By Joseph Guyler Delva
PORT-AU-PRINCE, Haiti (HCNN) -- There are 32 countries competing in the 2014 FIFA World Cup on Brazilian soil, from June 12 through July 13, but only two of them, Brazil and Argentina, trigger off as much fervour and passion among Haitian fans in a Caribbean country where European football is the dominant sport.
Every neighbourhood in the capital Port-au-Prince and throughout the country is decorated with Brazilian and Argentine flags by fans who are ready to put on hold any activities -- including work or even an appointment at the doctor's clinic -- to watch their team play.
Haitian soccer fans express their passion as if they were citizens of the countries of their favourite sides and wear their colours, as they watch the different games of the Federation Internationale de Football Association (FIFA) World Cup, through television screens on public squares, in open places in their neighborhoods, in restaurants, at home, at neighbours' or in makeshift pay-to-watch home theaters.
"I am Brazilian, but my brother is Argentine," Maxime Merisier, told the Haitian-Caribbean News Network (HCNN), on Saturday.
"I am so happy about my team (Brazil) which had a great start by beating Croatia 3-1 on Thursday," said Merisier, a young 20-year-old Haitian student.
Scores of fans of Brazil's Seleçao took to the streets Thursday evening to celebrate Brazil's victory against Croatia and partied all night.
Most Haitian soccer fans support Brazil, but its immediate follower, in Haitian hearts, is the Argentine side led by Lionel Messi, one of the top two soccer players of the world, along with Portugal's Cristiano Ronaldo, who holds the FIFA's best soccer player of the year for the past season.
"I am Argentine and I believe Argentina is going to win the World Cup in Brazil, with Lionel Messi who remains in my opinion the best player of the world," Jose Mombrun, a 26-year-old Haitian vehicle mechanic, told HCNN.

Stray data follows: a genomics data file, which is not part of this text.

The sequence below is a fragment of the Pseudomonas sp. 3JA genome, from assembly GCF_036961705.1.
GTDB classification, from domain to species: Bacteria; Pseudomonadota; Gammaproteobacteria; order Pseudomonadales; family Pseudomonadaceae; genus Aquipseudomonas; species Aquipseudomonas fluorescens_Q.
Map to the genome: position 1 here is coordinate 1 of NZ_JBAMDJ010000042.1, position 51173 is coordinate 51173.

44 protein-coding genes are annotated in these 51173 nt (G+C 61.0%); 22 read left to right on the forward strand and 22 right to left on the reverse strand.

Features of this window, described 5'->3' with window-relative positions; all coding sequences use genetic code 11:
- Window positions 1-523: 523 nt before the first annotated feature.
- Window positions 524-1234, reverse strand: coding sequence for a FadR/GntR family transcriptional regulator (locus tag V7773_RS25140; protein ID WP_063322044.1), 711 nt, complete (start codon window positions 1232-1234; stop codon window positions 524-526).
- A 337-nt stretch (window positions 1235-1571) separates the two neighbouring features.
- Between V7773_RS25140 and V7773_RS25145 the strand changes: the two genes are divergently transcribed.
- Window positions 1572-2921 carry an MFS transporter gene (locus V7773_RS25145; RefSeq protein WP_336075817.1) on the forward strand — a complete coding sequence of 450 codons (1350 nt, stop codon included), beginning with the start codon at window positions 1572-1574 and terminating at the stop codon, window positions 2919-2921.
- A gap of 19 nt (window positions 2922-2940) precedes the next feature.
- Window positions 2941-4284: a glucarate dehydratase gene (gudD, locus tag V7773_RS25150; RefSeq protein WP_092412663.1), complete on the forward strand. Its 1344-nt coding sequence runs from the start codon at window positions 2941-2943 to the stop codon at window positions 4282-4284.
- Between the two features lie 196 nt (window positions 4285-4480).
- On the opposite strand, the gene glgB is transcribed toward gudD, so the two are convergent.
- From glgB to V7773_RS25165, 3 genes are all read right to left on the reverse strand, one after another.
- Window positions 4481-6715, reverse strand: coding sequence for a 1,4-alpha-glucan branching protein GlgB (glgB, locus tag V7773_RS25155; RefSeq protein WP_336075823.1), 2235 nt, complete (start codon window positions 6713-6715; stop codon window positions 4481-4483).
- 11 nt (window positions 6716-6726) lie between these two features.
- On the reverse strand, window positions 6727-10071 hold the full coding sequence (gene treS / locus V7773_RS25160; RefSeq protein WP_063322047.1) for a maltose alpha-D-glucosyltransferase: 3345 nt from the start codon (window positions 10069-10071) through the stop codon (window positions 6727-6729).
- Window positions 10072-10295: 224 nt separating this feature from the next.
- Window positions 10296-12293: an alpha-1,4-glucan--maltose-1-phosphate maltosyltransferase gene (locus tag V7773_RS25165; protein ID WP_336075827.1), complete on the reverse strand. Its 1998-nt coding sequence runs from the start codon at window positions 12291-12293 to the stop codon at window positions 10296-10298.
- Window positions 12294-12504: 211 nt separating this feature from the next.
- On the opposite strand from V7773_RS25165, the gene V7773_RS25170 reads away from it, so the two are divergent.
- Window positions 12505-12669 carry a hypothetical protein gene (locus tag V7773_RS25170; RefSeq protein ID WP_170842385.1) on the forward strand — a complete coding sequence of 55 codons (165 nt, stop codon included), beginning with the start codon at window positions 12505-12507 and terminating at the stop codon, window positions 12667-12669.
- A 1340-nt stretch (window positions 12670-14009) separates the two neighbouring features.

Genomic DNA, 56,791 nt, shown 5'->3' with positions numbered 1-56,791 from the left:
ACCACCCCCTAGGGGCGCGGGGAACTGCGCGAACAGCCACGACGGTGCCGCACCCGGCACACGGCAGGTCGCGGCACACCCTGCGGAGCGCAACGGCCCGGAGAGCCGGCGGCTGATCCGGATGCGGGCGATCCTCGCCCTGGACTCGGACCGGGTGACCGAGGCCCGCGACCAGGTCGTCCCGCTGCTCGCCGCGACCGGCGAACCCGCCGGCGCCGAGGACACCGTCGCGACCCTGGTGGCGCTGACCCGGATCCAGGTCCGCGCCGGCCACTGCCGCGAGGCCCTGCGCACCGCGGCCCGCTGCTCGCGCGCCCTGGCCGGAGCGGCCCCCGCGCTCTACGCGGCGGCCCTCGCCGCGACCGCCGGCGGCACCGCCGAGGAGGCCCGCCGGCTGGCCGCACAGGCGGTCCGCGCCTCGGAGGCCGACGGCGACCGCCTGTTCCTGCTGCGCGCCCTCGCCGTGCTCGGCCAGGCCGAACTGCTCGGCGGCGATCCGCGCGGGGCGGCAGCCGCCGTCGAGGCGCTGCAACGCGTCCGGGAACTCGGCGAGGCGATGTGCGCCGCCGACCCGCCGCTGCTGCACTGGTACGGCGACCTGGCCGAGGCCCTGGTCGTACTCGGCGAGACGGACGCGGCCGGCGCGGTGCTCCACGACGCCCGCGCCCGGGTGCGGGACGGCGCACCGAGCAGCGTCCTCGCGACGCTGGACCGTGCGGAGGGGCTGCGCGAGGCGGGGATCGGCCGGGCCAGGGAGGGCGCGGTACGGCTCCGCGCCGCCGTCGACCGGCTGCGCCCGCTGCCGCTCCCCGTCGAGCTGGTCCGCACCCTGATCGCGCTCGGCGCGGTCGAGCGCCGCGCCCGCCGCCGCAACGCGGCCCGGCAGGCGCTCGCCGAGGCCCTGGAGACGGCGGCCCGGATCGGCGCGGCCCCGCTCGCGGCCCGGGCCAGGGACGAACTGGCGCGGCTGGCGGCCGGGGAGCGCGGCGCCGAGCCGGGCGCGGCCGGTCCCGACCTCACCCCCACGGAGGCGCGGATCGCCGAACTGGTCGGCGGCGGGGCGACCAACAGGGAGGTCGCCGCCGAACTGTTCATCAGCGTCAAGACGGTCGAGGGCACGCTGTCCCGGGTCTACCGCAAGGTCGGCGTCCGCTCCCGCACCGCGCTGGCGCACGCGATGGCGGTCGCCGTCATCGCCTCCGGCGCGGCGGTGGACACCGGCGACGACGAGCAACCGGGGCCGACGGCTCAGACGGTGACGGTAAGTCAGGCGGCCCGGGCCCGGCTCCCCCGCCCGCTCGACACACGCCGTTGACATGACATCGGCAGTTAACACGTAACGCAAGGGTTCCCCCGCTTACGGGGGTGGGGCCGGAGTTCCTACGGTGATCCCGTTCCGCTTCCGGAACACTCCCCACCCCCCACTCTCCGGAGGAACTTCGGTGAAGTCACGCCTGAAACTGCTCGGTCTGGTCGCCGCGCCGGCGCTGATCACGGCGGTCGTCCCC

Members in the same family sometimes support rival teams and often engage in long and permanent discussions about the achievements or shortcomings of their favourite sides. Groups of friends and new acquaintances are usually seen in street corners, arguing passionately about their favourite soccer stars and teams.
When Brazil is playing, the busy streets of the capital Port-au-Prince usually become almost empty, work in public administration and private enterprise suffers because many workers and functionaries will be busy watching the game.
Sometimes, even lawmakers are blamed for not showing up to pass legislation, because they won't miss an important game being played by Brazil.
Haitian government leaders are reputed to have a particular interest in popular sports events such as the FIFA World Cup, which temporarily removes immense political and social pressure because the great majority of the population will be busy watching the games.
This kind of calculation comes from all political sides. For instance, opposition parties, which are trying to overthrow the current administration led by President Michel Martelly and Prime Minister Laurent Lamothe, said publically that they had to mobilize the population to oust government leaders before the beginning of the FIFA World Cup.
"I know Martelly think he can bank on the World Cup to enjoy a break from street protests which are calling for his departure, because he knows people won't demonstrate during the World Cup," said opposition Senator Moise Jean-Charles.
"We have to mobilize to kick Martelly out of the presidential palace before the beginning of the World Cup," he said several weeks before the inauguration of the 20th edition of the competition.
In fact, Jean-Charles and other opposition groups have organized a number of consecutive street demonstrations which have not allowed them to achieve their political goal. It is clear now that Haitians from all political sides, pro- or anti-government, are now busy watching the World Cup.
France, Germany, Italy, and Spain are also among the favourites of some Haitian fans. A growing number of Haitians now also express support for African teams such as Cameroun lead by Samuel Eto'o and Ivory Coast with Yaya Toure and Didier Drogba.
The first and only time Haiti participated in a FIFA World Cup was in 1974, in Munich, Germany, and were knocked out in the first round of the tournament.